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Pes Anserinus Tendinitis: The main cause of Medial Knee Pain in Runners?
Apr 2010

With more Singaporeans taking part in endurance runs, the number of people complaining about knee pain is also increasing. If we actually ask our patients where the exact location of the pain is, they tend to point to the anterio-medial aspect of the knee

Physiotherapy and Idiopathic Scoliosis: A new approach in the management of scoliosis
Mar 2010

The non- surgical, conservative treatment and management of idiopathic scoliosis has been traditionally included the use of a rigid brace, physiotherapy treatment involving the release of tight muscles and core strengthening exercises and in some cases manipulation by chiropractors. Although these techniques have been used for many decades, the overall management lacks specificity.

Lateral Ankle Sprain: Why is it so recurrent?
Feb 2010

Lateral ankle sprain is one of the most common sites for acute musculoskeletal injuries accounting for 75 percent of ankle injuries. More than 25,000 ankle sprains occur each day in the United States. Lateral ankle sprains are the most common injury, from both competitive and recreational sports to even our day-to-day life, yet they are so often mistreated or not treated at all. The biggest consequence of this neglect is a recurrent ankle sprain due to weakness of the ankle muscles leading to an unstable joint

Whiplash-Associated Disorders : A Review of Non-Pharmacological Treatment Protocols
Jan 2010

The number of road accidents in Singapore has grown steadily in the last few years. In 2008, a total of 14,995 road accidents and 10,000 related injuries were recorded. With figures like these, we can expect an increase in whiplash injuries whereby the family doctor will be the first to be called on. This article will discuss common treatment options for a whiplash injury and the research into the efficacy of these treatments

Tennis/Golfer’s Elbow: Tendinitis or Tendinopathy?
Dec 2009

Very often, patients with pain either over the lateral or medial side of the elbow, are diagnosed with having Tennis or Golfer’s elbow respectively. Patients have been known to have recurrent pain and that the prognosis for complete recovery has been about 46-49%. But why does such a simple problem have such moderately poor prognosis? The answer lies with poor compliance to treatment and coping strategies. This poor compliance arises from the inadequate understanding of the nature of injury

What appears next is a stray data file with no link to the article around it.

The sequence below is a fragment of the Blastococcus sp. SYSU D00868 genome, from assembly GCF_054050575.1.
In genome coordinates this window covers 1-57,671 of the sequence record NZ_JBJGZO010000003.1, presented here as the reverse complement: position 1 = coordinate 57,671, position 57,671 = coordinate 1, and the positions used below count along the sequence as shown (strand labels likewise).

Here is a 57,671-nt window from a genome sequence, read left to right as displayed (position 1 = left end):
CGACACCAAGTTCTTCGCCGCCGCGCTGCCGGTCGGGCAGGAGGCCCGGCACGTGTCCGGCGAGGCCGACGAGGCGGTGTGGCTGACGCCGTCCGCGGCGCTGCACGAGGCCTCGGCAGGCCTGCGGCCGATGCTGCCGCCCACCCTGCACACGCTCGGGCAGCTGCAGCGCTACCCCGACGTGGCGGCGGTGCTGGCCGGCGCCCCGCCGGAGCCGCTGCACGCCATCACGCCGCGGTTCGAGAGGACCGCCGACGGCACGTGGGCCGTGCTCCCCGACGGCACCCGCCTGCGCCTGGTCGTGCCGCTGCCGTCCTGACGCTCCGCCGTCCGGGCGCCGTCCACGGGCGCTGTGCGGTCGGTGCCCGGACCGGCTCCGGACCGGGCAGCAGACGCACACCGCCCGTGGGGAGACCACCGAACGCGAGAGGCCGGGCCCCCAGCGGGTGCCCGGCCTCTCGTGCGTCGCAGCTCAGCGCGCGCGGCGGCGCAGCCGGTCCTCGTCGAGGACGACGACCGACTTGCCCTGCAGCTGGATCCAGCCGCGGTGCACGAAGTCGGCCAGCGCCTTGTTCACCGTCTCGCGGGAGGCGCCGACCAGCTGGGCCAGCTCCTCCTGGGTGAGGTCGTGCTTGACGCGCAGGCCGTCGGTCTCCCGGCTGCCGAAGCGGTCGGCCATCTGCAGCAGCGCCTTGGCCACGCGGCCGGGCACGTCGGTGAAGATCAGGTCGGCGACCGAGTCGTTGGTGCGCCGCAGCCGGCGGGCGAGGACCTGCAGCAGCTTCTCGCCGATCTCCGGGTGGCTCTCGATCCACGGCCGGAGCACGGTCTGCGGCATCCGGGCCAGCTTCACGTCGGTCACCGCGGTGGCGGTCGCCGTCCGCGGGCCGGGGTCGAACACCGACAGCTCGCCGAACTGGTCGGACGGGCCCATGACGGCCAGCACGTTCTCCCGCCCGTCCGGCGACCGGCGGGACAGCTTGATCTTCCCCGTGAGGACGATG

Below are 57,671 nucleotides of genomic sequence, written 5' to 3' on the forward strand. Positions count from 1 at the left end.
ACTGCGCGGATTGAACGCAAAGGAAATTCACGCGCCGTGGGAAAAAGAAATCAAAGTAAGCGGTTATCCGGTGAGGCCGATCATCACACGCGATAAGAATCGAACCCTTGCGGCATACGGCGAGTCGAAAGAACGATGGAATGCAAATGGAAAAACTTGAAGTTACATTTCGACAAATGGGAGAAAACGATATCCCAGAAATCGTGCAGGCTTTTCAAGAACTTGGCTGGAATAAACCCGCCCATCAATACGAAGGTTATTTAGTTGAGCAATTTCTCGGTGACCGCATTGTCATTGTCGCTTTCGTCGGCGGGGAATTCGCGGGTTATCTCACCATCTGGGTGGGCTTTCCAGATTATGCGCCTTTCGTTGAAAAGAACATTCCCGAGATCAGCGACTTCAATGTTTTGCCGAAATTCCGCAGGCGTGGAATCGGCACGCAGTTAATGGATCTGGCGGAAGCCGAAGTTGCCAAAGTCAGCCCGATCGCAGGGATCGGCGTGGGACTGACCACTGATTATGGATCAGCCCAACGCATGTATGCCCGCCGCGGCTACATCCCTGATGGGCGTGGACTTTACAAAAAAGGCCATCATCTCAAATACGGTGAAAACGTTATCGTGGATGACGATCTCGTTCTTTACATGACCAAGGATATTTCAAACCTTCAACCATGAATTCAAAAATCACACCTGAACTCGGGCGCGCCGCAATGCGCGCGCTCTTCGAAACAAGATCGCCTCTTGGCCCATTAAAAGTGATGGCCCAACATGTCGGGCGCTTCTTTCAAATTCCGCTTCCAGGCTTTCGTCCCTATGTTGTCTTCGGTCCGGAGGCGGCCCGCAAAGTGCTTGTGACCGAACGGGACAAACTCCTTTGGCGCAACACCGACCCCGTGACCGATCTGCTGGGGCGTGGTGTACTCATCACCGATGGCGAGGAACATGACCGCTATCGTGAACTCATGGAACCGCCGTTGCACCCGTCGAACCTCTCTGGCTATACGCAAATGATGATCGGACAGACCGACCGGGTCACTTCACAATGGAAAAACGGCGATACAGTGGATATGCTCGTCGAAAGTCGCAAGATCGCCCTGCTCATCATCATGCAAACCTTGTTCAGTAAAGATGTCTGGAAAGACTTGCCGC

Oct 2009

A collection of articles written by Core Concepts specialist physiotherapists . Workplace Health affects us in many ways . It improves our overall physical well-being as well as our emotional and mental health . Today the world is facing numerous challenges including the threat of a global recession . Nerves at the office are frayed . Tension is high . Workplace Health is not the sole panacea to most of our problems but they can help eleviate some of the

Shoulder Instability
Oct 2009

Proper function of the shoulder complex is essential in most sports performance. As the most mobile joint with six degrees of freedom, the greatest challenge is to maintain shoulder stability during movement. Sports that require overhead activities like swimming, tennis and cricket are in the high risk group for unstable shoulders. Patient history may reveal a traumatic incident where the shoulder was dislocated, repetitive microtrauma from sporting activities or even non-traumatic cases where the shoulder feels like it “pops” out. The situation is evident in people with general joint hyperlaxity. A proper shoulder history and appropriate clinical tests will help to diagnose an unstable should

A Case Study: Spasmodic Torticollis & Physiotherapy
Sep 2009

Spasmodic Torticollis (ST) also known as cervical dystonia is a syndrome where the muscles in the neck contract involuntarily. This results in involuntary twisting, turning or tilting of the head and neck. These contractions may be sustained or occur in spasms. ST is usually accompanied by pain. Although it is said that ST occurs as a result of a dysfunction of the brain, the exact cause to how the nervous system of the brain goes awry remains unknown

Shoulder Impingment: The What, Why and How
Aug 2009

It is a well documented fact since the mid-1990s that shoulder pain is the second most common musculoskeletal complaint in physiotherapy clinics after low back pain. Commonly, patients would complain of pain over the lateral aspect of the shoulder (over the deltoid tubercle) and/or have difficulty lifting their arm up. The common diagnosis would normally be either a frozen shoulder or shoulder impingement. But what causes the pain? Primary causes of shoulder pain have been difficult to pin down due to the complexity of the shoulder

Use of real-time ultrasound imaging in the rehabilitation of spinal muscles
Jul 2009

Retraining of the core muscles in spinal rehabilitation is now widely accepted as beneficial in the management of low back pain. The inhibition and the loss of control of the Multifidus and Transverses Abdominus as a result of low back injury do not recover spontaneously (Hides et al, 1996; Hodges and Richardson, 1996) and require specific exercises in stimulating their recovery (O’Sullivan, 2000). The use of real time ultrasound imaging facilitates this process by accurately diagnosing poor motor pattern and accelerates motor learning through instant visual feed back

Core Concepts